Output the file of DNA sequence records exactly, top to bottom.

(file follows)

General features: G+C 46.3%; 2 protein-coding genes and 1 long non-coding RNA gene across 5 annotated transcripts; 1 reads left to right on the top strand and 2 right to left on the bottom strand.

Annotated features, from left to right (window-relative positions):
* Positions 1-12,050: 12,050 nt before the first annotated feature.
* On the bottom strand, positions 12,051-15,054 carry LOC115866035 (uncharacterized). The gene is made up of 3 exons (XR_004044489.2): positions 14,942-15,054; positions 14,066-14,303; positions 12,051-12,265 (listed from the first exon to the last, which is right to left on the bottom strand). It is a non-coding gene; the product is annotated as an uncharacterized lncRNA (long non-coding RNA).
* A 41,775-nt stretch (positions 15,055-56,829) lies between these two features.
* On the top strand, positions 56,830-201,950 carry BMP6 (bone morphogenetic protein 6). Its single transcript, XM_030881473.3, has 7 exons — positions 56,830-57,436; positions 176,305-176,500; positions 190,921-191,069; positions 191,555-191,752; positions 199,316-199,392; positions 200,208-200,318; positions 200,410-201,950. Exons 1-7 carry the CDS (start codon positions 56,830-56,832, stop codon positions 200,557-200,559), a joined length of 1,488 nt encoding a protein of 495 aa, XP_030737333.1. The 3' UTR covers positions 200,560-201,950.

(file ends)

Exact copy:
General features: G+C 46.3%; 2 protein-coding genes and 1 long non-coding RNA gene across 5 annotated transcripts; 1 reads left to right on the top strand and 2 right to left on the bottom strand.

Annotated features, from left to right (window-relative positions):
* Positions 1-12,050: 12,050 nt before the first annotated feature.
* On the bottom strand, positions 12,051-15,054 carry LOC115866035 (uncharacterized). The gene is made up of 3 exons (XR_004044489.2): positions 14,942-15,054; positions 14,066-14,303; positions 12,051-12,265 (listed from the first exon to the last, which is right to left on the bottom strand). It is a non-coding gene; the product is annotated as an uncharacterized lncRNA (long non-coding RNA).
* A 41,775-nt stretch (positions 15,055-56,829) lies between these two features.
* On the top strand, positions 56,830-201,950 carry BMP6 (bone morphogenetic protein 6). Its single transcript, XM_030881473.3, has 7 exons — positions 56,830-57,436; positions 176,305-176,500; positions 190,921-191,069; positions 191,555-191,752; positions 199,316-199,392; positions 200,208-200,318; positions 200,410-201,950. Exons 1-7 carry the CDS (start codon positions 56,830-56,832, stop codon positions 200,557-200,559), a joined length of 1,488 nt encoding a protein of 495 aa, XP_030737333.1. The 3' UTR covers positions 200,560-201,950.